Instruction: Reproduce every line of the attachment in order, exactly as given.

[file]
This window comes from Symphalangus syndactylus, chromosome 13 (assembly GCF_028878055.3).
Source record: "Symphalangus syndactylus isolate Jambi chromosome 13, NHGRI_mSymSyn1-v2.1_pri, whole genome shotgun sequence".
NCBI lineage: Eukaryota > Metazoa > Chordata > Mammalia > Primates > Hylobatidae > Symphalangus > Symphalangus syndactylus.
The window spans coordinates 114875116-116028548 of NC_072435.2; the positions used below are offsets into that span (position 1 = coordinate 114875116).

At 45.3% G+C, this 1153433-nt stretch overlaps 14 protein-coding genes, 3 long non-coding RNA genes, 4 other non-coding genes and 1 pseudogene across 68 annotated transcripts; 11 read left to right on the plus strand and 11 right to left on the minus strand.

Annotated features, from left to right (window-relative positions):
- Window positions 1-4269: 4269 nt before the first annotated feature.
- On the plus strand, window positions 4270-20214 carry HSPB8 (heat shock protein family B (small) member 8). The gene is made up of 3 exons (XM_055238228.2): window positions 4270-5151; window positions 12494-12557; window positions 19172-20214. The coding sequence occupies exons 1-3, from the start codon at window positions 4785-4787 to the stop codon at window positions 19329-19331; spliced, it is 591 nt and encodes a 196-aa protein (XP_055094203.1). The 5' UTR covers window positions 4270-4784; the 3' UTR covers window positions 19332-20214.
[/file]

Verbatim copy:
This window comes from Symphalangus syndactylus, chromosome 13 (assembly GCF_028878055.3).
Source record: "Symphalangus syndactylus isolate Jambi chromosome 13, NHGRI_mSymSyn1-v2.1_pri, whole genome shotgun sequence".
NCBI lineage: Eukaryota > Metazoa > Chordata > Mammalia > Primates > Hylobatidae > Symphalangus > Symphalangus syndactylus.
The window spans coordinates 114875116-116028548 of NC_072435.2; the positions used below are offsets into that span (position 1 = coordinate 114875116).

At 45.3% G+C, this 1153433-nt stretch overlaps 14 protein-coding genes, 3 long non-coding RNA genes, 4 other non-coding genes and 1 pseudogene across 68 annotated transcripts; 11 read left to right on the plus strand and 11 right to left on the minus strand.

Annotated features, from left to right (window-relative positions):
- Window positions 1-4269: 4269 nt before the first annotated feature.
- On the plus strand, window positions 4270-20214 carry HSPB8 (heat shock protein family B (small) member 8). The gene is made up of 3 exons (XM_055238228.2): window positions 4270-5151; window positions 12494-12557; window positions 19172-20214. The coding sequence occupies exons 1-3, from the start codon at window positions 4785-4787 to the stop codon at window positions 19329-19331; spliced, it is 591 nt and encodes a 196-aa protein (XP_055094203.1). The 5' UTR covers window positions 4270-4784; the 3' UTR covers window positions 19332-20214.